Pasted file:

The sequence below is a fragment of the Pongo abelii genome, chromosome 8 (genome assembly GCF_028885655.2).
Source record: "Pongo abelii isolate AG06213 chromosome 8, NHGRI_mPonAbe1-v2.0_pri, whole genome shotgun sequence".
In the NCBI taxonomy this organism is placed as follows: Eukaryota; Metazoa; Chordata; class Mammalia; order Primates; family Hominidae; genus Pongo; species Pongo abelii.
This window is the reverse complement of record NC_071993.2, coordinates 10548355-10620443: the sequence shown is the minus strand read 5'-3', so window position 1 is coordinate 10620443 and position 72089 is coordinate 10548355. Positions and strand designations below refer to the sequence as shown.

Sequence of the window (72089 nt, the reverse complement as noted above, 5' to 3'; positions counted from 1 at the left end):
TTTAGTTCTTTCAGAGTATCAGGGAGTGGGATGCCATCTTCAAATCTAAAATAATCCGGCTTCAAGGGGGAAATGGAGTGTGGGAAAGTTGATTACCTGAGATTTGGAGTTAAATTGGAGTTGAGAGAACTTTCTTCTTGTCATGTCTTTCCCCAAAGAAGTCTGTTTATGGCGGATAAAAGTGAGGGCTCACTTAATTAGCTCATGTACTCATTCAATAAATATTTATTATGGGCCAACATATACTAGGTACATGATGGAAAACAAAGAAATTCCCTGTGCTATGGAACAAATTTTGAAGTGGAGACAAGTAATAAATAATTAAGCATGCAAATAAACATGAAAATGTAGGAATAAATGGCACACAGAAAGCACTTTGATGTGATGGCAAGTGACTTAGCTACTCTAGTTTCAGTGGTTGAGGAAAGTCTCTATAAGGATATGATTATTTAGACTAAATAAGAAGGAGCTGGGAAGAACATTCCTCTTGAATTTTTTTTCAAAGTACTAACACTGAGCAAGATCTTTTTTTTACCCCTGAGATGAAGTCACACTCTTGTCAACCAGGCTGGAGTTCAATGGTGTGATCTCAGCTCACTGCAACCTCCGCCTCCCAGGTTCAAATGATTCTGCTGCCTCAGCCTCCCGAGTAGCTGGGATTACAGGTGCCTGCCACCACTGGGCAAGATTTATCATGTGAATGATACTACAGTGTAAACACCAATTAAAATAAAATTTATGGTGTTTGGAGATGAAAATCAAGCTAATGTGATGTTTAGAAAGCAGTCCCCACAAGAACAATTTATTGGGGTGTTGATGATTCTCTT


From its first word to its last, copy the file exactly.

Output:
The sequence below is a fragment of the Pongo abelii genome, chromosome 8 (genome assembly GCF_028885655.2).
Source record: "Pongo abelii isolate AG06213 chromosome 8, NHGRI_mPonAbe1-v2.0_pri, whole genome shotgun sequence".
In the NCBI taxonomy this organism is placed as follows: Eukaryota; Metazoa; Chordata; class Mammalia; order Primates; family Hominidae; genus Pongo; species Pongo abelii.
This window is the reverse complement of record NC_071993.2, coordinates 10548355-10620443: the sequence shown is the minus strand read 5'-3', so window position 1 is coordinate 10620443 and position 72089 is coordinate 10548355. Positions and strand designations below refer to the sequence as shown.

Sequence of the window (72089 nt, the reverse complement as noted above, 5' to 3'; positions counted from 1 at the left end):
TTTAGTTCTTTCAGAGTATCAGGGAGTGGGATGCCATCTTCAAATCTAAAATAATCCGGCTTCAAGGGGGAAATGGAGTGTGGGAAAGTTGATTACCTGAGATTTGGAGTTAAATTGGAGTTGAGAGAACTTTCTTCTTGTCATGTCTTTCCCCAAAGAAGTCTGTTTATGGCGGATAAAAGTGAGGGCTCACTTAATTAGCTCATGTACTCATTCAATAAATATTTATTATGGGCCAACATATACTAGGTACATGATGGAAAACAAAGAAATTCCCTGTGCTATGGAACAAATTTTGAAGTGGAGACAAGTAATAAATAATTAAGCATGCAAATAAACATGAAAATGTAGGAATAAATGGCACACAGAAAGCACTTTGATGTGATGGCAAGTGACTTAGCTACTCTAGTTTCAGTGGTTGAGGAAAGTCTCTATAAGGATATGATTATTTAGACTAAATAAGAAGGAGCTGGGAAGAACATTCCTCTTGAATTTTTTTTCAAAGTACTAACACTGAGCAAGATCTTTTTTTTACCCCTGAGATGAAGTCACACTCTTGTCAACCAGGCTGGAGTTCAATGGTGTGATCTCAGCTCACTGCAACCTCCGCCTCCCAGGTTCAAATGATTCTGCTGCCTCAGCCTCCCGAGTAGCTGGGATTACAGGTGCCTGCCACCACTGGGCAAGATTTATCATGTGAATGATACTACAGTGTAAACACCAATTAAAATAAAATTTATGGTGTTTGGAGATGAAAATCAAGCTAATGTGATGTTTAGAAAGCAGTCCCCACAAGAACAATTTATTGGGGTGTTGATGATTCTCTT